Managing prompts with Dotprompt

Firebase Genkit provides the Dotprompt plugin and text format to help you write and organize your generative AI prompts.

Dotprompt is designed around the premise that prompts are code. You write and maintain your prompts in specially-formatted files called dotprompt files, track changes to them using the same version control system that you use for your code, and you deploy them along with the code that calls your generative AI models.

To use Dotprompt, first create a prompts directory in your project root and then create a .prompt file in that directory. Here's a simple example you might call greeting.prompt:

model: vertexai/gemini-1.0-pro
  temperature: 0.9
    location: string
    style?: string
    name?: string
    location: a restaurant

You are the world's most welcoming AI assistant and are currently working at {{location}}.

Greet a guest{{#if name}} named {{name}}{{/if}}{{#if style}} in the style of {{style}}{{/if}}.

To use this prompt, install the dotprompt plugin, and import the prompt function from the @genkit-ai/dotprompt library:

import { dotprompt, prompt } from '@genkit-ai/dotprompt';

configureGenkit({ plugins: [dotprompt()] });

Then, load the prompt using prompt('file_name'):

const greetingPrompt = await prompt('greeting');

const result = await greetingPrompt.generate({
  input: {
    location: 'the beach',
    style: 'a fancy pirate',


Dotprompt's syntax is based on the Handlebars templating language. You can use the if, unless, and each helpers to add conditional portions to your prompt or iterate through structured content. The file format utilizes YAML frontmatter to provide metadata for a prompt inline with the template.

Defining Input/Output Schemas

Dotprompt includes a compact, YAML-optimized schema definition format called Picoschema to make it easy to define the most important attributs of a schema for LLM usage. Here's an example of a schema for an article:

  title: string # string, number, and boolean types are defined like this
  subtitle?: string # optional fields are marked with a `?`
  draft?: boolean, true when in draft state
  status?(enum, approval status): [PENDING, APPROVED]
  date: string, the date of publication e.g. '2024-04-09' # descriptions follow a comma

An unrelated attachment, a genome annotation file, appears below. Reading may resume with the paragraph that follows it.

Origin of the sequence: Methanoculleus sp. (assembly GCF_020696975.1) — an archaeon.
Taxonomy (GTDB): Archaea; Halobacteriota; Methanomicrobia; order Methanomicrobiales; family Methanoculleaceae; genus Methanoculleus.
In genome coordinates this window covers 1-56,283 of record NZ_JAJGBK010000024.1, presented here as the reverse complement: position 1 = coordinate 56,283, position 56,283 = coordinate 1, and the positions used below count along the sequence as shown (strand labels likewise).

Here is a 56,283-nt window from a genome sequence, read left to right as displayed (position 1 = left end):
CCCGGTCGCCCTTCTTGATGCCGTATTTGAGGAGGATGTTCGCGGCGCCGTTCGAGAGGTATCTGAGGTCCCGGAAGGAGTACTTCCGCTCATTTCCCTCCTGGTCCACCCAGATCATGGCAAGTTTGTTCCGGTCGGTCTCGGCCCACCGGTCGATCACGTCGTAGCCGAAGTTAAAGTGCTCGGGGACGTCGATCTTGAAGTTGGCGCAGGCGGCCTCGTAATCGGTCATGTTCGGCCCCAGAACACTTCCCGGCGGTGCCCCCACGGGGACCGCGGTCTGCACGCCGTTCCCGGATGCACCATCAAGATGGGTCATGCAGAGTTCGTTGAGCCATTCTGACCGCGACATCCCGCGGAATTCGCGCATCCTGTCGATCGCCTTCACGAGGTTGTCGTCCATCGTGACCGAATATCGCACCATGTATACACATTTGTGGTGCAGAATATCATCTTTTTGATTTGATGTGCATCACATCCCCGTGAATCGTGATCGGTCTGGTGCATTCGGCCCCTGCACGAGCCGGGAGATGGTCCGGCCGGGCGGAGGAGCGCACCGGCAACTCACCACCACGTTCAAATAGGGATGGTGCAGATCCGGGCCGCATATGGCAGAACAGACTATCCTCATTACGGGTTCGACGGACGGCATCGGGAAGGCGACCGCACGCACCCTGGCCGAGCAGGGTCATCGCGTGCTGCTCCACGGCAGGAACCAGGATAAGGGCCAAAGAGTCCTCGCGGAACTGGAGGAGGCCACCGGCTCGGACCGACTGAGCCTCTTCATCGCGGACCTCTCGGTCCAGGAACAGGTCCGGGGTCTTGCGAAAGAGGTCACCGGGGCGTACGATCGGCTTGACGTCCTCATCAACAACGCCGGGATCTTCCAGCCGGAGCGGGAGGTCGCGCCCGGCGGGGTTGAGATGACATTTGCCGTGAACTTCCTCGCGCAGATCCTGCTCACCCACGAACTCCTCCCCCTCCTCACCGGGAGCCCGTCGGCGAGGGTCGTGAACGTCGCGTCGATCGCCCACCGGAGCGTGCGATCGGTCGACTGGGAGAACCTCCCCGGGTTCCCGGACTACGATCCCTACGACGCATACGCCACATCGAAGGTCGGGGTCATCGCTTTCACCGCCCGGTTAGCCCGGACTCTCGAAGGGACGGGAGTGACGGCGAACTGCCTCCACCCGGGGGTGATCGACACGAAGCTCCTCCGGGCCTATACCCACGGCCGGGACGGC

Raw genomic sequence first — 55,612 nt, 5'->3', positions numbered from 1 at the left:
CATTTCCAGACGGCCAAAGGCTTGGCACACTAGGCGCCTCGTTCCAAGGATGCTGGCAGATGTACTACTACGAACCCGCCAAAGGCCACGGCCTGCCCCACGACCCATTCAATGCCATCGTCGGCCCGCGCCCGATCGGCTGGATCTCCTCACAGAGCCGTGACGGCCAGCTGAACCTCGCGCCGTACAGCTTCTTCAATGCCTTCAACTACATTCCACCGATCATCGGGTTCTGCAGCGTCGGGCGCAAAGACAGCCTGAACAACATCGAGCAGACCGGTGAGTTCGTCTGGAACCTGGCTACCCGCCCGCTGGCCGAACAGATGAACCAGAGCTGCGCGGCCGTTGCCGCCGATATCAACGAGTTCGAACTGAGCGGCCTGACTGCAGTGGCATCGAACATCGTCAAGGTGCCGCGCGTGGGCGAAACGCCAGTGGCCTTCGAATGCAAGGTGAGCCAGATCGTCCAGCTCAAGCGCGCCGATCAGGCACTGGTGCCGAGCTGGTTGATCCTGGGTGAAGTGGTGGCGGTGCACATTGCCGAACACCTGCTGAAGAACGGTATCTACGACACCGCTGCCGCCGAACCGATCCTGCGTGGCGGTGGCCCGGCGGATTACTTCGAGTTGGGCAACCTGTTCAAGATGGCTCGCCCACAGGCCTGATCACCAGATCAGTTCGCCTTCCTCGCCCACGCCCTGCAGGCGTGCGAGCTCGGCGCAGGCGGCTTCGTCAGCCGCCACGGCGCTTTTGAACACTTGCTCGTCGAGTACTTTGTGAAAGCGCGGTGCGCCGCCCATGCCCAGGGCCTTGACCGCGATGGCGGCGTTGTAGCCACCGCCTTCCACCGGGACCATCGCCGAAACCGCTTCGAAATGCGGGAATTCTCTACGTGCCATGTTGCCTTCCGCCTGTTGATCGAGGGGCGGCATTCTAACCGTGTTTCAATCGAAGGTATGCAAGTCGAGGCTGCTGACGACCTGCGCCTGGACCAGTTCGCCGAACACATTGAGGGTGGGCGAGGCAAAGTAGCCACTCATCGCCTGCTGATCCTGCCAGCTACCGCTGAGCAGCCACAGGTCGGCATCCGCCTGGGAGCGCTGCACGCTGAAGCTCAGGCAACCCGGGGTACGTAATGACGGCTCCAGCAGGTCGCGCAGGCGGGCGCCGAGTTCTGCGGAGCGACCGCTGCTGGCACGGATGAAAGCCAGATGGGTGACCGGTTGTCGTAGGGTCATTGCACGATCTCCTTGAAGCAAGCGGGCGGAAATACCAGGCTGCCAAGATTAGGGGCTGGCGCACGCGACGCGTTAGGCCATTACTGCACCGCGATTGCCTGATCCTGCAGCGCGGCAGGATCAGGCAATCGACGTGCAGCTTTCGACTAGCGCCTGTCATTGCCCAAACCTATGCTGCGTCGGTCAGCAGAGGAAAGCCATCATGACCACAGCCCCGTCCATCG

tags(array, relevant tags for article): string # arrays are denoted via parentheses
    name: string
    email?: string
  metadata?(object): # objects are also denoted via parentheses
    updatedAt?: string, ISO timestamp of last update
    approvedBy?: integer, id of approver
  extra?: any, arbitrary extra data
  (*): string, wildcard field

The above schema is equivalent to the following TypeScript interface:

interface Article {
  title: string;
  subtitle?: string | null;
  /** true when in draft state */
  draft?: boolean | null;
  /** approval status */
  status?: 'PENDING' | 'APPROVED' | null;
  /** the date of publication e.g. '2024-04-09' */
  date: string;
  /** relevant tags for article */
  tags: string[];
  authors: {
    name: string;
    email?: string | null;
  metadata?: {
    /** ISO timestamp of last update */
    updatedAt?: string | null;
    /** id of approver */
    approvedBy?: number | null;
  } | null;
  /** arbitrary extra data */
  extra?: any;
  /** wildcard field */


Picoschema supports scalar types string, integer, number, boolean, and any. For objects, arrays, and enums they are denoted by a parenthetical after the field name.

Objects defined by Picoschema have all properties as required unless denoted optional by ?, and do not allow additional properties. When a property is marked as optional, it is also made nullable to provide more leniency for LLMs to return null instead of omitting a field.

In an object definition, the special key (*) can be used to declare a "wildcard" field definition. This will match any additional properties not supplied by an explicit key.

Picoschema does not support many of the capabilities of full JSON schema. If you require more robust schemas, you may supply a JSON Schema instead:

    type: object
        type: number
        minimum: 20

Leveraging Reusable Schemas

In addition to directly defining schemas in the .prompt file, you can reference a schema registered with defineSchema by name. To register a schema:

import { defineSchema } from '@genkit-ai/core';
import { z } from 'zod';

const MySchema = defineSchema(
    field1: z.string(),
    field2: z.number(),

Within your prompt, you can provide the name of the registered schema:

# myPrompt.prompt
model: vertexai/gemini-1.5-flash
  schema: MySchema

The Dotprompt library will automatically resolve the name to the underlying registered Zod schema. You can then utilize the schema to strongly type the output of a Dotprompt:

import { prompt } from "@genkit-ai/dotprompt";

const myPrompt = await prompt("myPrompt");

const result = await myPrompt.generate<typeof MySchema>({...});

// now strongly typed as MySchema

Overriding Prompt Metadata

While .prompt files allow you to embed metadata such as model configuration in the file itself, you can also override these values on a per-call basis:

const result = await greetingPrompt.generate({
  model: 'google-genai/gemini-pro',
  config: {
    temperature: 1.0,
  input: {
    location: 'the beach',
    style: 'a fancy pirate',

Structured output

You can set the format and output schema of a prompt to coerce into JSON:

model: vertexai/gemini-1.0-pro
    theme: string
  format: json
    name: string
    price: integer
    ingredients(array): string

Generate a menu item that could be found at a {{theme}} themed restaurant.

When generating a prompt with structured output, use the output() helper to retrieve and validate it:

const createMenuPrompt = await prompt('create_menu');

const menu = await createMenuPrompt.generate({
  input: {
    theme: 'banana',